Still speaking softly, Martin lays his hand on the wolf’s chest to check for life. He waits in silence. There are no heroics, no high fives and no trophy pictures. His gentleness and respect is at such odds from the drama which had just unfolded that I am slightly taken aback. It is not as I thought it would be.
Martin is starting to check the wolf over, peering into his ears, prizing open the jaws to inspect his teeth. I ask him what he is doing.
“I’m looking to see what condition the animals are in and to learn as much about them as possible. Every encounter sheds a little more light on their behavior, health, pack sizes and so on. To be good at this job you have to understand them, and that’s what I am trying to do.”
I kneel down, rest my hand on top of its head and trace the contours of the wolf down to the leg hold. Expecting to see torn up flesh and exposed bone and am amazed to realize that there isn’t so much as a hair out of place.
“It’s the rubber pads and the spacer” says Martin noticing my surprise. “They prevent the steel from digging into the flesh. A lot of people don’t wanna believe it but when set properly, these traps don’t seriously harm the animal. Every now and again I catch a coyote by mistake. When I release them, they take off as if nothing has happened. I’ve caught my own hand more than once. There is some really crazy stuff on the internet and some really shitty trappers out there who make us all look bad, but that’s not me”
That evening we catch two wolves. After taking some pictures with his phone and marking the GPS location Martin loads them onto the pickup and resets the traps. It’s dark by the time he is done and exhausted, I am glad to be on my way.
As we drive home, I try to touch upon the politics of wolf trapping but it’s clear that Martin doesn’t want to get too deep. I am a little relieved. The magic of life is so often trashed by politics and I am thankful for Martin's good humor and down to earth perspective on life.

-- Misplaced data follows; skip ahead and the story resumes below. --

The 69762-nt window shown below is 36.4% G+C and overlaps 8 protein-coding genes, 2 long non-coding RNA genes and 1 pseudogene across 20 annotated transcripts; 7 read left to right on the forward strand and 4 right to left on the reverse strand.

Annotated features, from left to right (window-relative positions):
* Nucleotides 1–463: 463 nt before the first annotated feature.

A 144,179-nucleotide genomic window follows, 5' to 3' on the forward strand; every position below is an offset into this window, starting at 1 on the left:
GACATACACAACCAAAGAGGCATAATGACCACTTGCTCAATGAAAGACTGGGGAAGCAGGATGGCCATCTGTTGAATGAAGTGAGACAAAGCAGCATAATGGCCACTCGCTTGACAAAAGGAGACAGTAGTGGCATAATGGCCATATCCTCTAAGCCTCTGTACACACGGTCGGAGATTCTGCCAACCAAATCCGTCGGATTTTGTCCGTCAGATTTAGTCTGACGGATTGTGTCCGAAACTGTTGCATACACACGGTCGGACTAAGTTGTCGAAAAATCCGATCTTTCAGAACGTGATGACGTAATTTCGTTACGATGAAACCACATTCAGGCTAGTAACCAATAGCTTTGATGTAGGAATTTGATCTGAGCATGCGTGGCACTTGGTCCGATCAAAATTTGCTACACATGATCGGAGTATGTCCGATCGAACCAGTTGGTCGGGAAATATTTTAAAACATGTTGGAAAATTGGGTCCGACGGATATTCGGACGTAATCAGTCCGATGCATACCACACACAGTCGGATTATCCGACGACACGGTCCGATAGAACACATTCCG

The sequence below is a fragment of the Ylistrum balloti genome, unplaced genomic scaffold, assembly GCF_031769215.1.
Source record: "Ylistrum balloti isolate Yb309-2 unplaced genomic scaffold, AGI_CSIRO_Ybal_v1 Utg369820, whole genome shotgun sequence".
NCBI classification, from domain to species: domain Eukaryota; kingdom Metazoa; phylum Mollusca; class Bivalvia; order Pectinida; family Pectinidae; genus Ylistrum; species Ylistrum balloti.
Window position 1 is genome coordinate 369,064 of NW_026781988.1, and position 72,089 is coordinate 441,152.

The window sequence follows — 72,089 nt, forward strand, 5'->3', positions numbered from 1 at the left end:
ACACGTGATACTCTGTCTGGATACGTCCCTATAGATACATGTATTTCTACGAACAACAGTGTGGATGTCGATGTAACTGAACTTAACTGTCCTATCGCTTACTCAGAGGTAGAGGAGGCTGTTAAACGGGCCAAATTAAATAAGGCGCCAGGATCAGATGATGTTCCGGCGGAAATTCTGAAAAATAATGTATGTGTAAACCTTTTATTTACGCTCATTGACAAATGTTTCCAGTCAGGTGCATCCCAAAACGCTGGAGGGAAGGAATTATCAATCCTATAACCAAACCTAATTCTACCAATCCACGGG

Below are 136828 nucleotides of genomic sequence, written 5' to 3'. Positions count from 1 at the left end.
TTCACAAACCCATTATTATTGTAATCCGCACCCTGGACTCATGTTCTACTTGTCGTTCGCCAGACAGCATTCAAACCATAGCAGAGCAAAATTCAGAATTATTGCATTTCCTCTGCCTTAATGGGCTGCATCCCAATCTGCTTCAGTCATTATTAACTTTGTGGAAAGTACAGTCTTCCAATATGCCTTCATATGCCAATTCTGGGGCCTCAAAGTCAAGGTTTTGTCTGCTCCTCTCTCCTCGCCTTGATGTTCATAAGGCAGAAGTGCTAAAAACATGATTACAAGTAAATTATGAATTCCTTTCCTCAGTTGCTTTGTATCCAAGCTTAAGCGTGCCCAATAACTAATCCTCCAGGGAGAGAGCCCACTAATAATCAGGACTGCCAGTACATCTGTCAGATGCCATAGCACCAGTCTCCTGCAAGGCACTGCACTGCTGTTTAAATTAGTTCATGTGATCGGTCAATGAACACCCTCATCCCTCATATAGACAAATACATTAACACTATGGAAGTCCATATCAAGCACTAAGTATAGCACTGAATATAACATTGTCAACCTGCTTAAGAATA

A few days later I send the images to Martin for approval and as a result he agrees to let me join him again in the winter trapping season. In the weeks running up to our next meeting I have time to reflect on some of the issues surrounding wolf trapping.
Research shows that wolves provide an essential balance to the ecosystem by taking down weak animals and thereby providing a valuable food source for a huge variety of scavenging animals, birds and invertebrate. From nature’s point of view, domestic cattle have been bred by man to be weak and manageable which perversely puts them at the wrong end of the natural selection stick and easy prey for wolves. To persecute wolves for taking down free ranging cows is a little like throwing a juicy steak to your pet dog and then shooting him for eating it.
Interestingly, figures published in the US show that only 0.2 percent of livestock deaths are attributed by wolf predation, the remainder being caused by respiratory and digestive problems, disease, environmental factors and when giving birth, making the targeting of wolves difficult to justify. The US is not Canada, but this does provide an idea of the prejudice that exists within government agencies and pro hunting communities in North America.